The 9th Circuit has disagreed.

Stoneridge’s counsel, veteran securities litigator Stanley M. Grossman of New York’s Pomerantz Haudek Block Grossman & Gross, claims that Scientific-Atlanta and Motorola committed a primary violation by engaging in a scheme with Charter to inflate Charter’s cash flow by $17 million in one quarter to meet Wall Street expectations.

The two vendors, he said, agreed to accept additional, above-price money for their cable television set-top boxes and to return the money to Charter in the form of advertising fees. They falsified documents to conceal the sham transactions, according to the lawsuit.

The two vendors’ conduct was “garden variety securities fraud,” claimed Grossman, who is supported by shareholder and investor groups, senior lobby group AARP, 32 states, former SEC chairmen and others.

Section 10(b) makes it unlawful for “any person, directly or indirectly” to “use or employ,” in connection with the purchase or sale of securities, “any . . . deceptive device or contrivance” in violation of implementing SEC regulations.

The vendors’ conduct, he argues, “fits easily” within the plain language of Section 10(b) as well as of Rule 10b-5.

The 8th Circuit, he adds, “rewrote the statute” by limiting its reach to verbal misrepresentations.

Veteran high court litigator Stephen Shapiro of Chicago’s Mayer Brown, who represents the vendors, counters that scheme liability is simply aiding and abetting liability in disguise.

Central Bank, he argues, requires a plaintiff to show reliance on each individual defendant’s misstatement or omission.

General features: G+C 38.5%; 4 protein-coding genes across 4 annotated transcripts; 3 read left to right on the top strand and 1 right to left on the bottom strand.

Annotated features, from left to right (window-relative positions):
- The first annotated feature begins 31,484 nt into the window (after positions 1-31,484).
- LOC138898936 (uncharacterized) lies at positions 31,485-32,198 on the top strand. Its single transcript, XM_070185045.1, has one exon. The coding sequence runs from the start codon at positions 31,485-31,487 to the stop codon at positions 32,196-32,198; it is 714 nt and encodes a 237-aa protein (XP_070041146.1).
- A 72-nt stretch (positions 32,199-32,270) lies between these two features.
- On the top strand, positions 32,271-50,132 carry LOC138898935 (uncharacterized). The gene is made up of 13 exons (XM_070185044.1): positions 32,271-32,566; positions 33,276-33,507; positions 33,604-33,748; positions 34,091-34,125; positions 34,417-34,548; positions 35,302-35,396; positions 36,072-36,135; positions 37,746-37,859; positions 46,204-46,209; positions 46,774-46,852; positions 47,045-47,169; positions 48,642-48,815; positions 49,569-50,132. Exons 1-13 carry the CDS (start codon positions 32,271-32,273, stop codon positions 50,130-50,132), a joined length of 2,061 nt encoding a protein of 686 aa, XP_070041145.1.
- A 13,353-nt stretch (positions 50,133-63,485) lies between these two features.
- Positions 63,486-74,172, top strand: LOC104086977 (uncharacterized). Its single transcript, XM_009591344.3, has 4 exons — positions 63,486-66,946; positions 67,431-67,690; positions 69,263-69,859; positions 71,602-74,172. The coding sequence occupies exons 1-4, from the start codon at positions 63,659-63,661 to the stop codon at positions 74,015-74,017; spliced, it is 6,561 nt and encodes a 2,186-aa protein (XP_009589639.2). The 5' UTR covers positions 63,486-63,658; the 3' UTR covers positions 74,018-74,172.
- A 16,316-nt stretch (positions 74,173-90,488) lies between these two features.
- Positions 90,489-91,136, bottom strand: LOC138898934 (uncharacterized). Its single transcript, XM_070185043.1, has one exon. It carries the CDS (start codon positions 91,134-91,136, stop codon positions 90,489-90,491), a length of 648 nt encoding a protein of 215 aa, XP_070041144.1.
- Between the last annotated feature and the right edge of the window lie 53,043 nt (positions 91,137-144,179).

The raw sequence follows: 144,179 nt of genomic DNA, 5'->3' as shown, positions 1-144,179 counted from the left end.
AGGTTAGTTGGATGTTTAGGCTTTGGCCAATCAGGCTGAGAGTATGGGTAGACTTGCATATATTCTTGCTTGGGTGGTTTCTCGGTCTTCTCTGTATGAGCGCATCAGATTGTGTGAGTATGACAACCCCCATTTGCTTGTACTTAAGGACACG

The plaintiffs in Stoneridge, he said, claim to have relied on Charter’s public financial misstatements, and do not claim any public misstatements were made by the vendors.

Shapiro, supported by an array of amicus briefs from business, banks and even the major lawyers’ insurance association, said that the scheme theory “would impose upon anyone doing business with a public company legal responsibility for that company’s financial reporting,” and expose them to such disproportionate liability that “irresistible pressure to settle even meritless claims would result.”

But Professor Jill Fisch, director of the Corporate Law Center at Fordham University School of Law, who filed an amicus brief supporting Stoneridge on behalf of a group of legal experts, countered that argument, saying that a “key limiting principle” is the requirement that any defendant actually engage in deceptive conduct.

“That’s going to protect any third-party actor, any lawyer, accountant, customer supplier who engages in legitimate transactions,” she said. “But a legitimate transaction doesn’t include phony documents and transactions the counterparty knows has no substance.”

Only seven justices are expected to hear the Stoneridge challenge. Chief Justice John G. Roberts Jr. and Justice Stephen G. Breyer have recused themselves.

Based on the votes in Central Bank in 1994, said Denver’s Brown, the outcome may rest on the shoulders of Justice Samuel A. Alito. Jr.